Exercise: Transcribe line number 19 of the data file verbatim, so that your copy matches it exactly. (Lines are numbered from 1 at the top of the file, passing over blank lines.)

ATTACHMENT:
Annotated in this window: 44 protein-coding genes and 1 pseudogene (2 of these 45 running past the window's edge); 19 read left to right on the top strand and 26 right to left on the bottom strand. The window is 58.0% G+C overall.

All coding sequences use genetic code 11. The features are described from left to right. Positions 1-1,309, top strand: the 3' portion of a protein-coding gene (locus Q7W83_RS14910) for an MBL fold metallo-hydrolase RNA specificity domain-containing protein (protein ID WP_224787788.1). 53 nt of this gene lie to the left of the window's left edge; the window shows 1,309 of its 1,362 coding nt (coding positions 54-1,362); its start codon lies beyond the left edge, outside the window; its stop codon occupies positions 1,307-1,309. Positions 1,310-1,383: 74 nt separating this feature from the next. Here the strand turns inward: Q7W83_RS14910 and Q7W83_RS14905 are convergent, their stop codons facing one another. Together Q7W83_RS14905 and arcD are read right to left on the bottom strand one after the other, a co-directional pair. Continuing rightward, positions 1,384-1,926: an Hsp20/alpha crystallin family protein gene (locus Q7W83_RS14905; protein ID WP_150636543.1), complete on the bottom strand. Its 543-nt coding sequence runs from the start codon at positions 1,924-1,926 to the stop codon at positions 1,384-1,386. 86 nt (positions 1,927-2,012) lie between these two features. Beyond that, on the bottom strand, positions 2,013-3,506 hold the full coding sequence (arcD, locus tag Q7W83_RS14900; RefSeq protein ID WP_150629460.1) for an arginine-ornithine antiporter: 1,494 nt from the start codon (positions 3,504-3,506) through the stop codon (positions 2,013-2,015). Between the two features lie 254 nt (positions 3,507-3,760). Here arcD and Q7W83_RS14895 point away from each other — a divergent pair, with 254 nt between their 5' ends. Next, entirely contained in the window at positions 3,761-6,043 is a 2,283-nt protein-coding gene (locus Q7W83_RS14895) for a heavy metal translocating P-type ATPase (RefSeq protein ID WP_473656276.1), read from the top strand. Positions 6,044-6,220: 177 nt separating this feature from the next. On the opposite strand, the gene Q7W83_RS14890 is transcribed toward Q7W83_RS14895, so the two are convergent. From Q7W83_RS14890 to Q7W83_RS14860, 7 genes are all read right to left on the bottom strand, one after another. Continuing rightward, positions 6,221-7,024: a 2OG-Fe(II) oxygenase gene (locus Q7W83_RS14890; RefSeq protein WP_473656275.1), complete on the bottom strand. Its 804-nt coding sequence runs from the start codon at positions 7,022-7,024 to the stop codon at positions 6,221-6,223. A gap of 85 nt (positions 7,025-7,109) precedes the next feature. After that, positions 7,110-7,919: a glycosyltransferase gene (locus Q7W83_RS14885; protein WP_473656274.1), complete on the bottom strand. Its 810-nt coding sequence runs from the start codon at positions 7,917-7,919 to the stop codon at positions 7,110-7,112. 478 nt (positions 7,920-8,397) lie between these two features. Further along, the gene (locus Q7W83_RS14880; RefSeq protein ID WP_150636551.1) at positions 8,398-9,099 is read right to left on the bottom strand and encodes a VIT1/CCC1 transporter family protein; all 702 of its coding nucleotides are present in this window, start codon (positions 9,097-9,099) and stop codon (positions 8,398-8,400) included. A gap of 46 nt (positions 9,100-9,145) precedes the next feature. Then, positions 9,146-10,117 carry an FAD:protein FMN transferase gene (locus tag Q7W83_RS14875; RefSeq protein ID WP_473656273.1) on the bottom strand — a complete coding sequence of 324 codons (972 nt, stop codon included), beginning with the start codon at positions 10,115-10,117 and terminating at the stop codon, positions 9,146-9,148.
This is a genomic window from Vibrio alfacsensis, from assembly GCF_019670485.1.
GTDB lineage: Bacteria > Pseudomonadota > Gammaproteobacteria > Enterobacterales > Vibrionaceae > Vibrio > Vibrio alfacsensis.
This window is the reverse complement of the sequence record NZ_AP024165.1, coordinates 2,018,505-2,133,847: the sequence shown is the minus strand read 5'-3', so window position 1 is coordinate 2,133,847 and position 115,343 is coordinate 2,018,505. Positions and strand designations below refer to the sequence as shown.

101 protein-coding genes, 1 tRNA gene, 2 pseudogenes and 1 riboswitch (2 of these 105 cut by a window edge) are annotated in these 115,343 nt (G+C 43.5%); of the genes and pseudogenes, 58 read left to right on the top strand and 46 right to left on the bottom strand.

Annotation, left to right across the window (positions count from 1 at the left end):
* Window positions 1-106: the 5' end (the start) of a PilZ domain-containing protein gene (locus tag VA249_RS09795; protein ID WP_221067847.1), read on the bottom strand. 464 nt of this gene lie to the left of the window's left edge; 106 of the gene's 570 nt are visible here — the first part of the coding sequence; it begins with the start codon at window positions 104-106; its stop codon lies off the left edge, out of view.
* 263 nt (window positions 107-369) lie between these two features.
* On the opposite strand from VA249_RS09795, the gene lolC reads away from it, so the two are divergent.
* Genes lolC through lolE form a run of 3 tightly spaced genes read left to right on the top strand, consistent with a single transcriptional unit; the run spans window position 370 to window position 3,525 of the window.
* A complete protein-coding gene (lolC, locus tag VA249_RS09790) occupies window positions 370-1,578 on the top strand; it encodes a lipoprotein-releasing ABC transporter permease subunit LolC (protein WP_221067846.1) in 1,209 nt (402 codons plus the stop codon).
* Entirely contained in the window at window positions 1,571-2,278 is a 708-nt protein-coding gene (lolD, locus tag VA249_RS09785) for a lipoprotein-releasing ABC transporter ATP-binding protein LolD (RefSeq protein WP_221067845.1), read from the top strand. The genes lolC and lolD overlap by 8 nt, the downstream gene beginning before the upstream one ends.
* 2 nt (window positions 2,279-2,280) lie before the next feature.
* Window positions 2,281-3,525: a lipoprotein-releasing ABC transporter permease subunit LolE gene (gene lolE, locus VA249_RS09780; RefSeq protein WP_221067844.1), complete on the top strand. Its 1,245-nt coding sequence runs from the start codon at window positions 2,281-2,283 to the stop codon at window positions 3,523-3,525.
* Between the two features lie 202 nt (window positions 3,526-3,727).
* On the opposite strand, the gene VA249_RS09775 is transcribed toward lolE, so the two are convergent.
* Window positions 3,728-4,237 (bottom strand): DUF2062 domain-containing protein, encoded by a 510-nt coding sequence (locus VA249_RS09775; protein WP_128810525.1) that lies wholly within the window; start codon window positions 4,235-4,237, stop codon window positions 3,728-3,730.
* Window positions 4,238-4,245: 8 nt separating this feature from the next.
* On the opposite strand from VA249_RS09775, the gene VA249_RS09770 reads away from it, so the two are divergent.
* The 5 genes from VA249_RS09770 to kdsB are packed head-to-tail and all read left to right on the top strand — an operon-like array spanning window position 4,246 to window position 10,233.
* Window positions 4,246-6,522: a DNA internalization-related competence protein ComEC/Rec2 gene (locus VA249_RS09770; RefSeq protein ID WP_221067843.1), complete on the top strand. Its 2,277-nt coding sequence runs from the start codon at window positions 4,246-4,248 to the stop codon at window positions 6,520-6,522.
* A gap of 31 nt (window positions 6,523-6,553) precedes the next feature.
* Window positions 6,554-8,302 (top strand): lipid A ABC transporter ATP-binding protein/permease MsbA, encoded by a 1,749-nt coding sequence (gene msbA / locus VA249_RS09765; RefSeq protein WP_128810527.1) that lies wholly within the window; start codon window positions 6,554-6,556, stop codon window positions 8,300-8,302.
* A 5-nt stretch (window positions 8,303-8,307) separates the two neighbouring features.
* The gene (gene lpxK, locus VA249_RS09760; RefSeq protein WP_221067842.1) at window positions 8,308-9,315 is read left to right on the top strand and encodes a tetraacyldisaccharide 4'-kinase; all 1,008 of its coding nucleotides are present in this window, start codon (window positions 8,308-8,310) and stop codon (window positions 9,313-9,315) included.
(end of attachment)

* Window positions 4,238-4,245: 8 nt separating this feature from the next.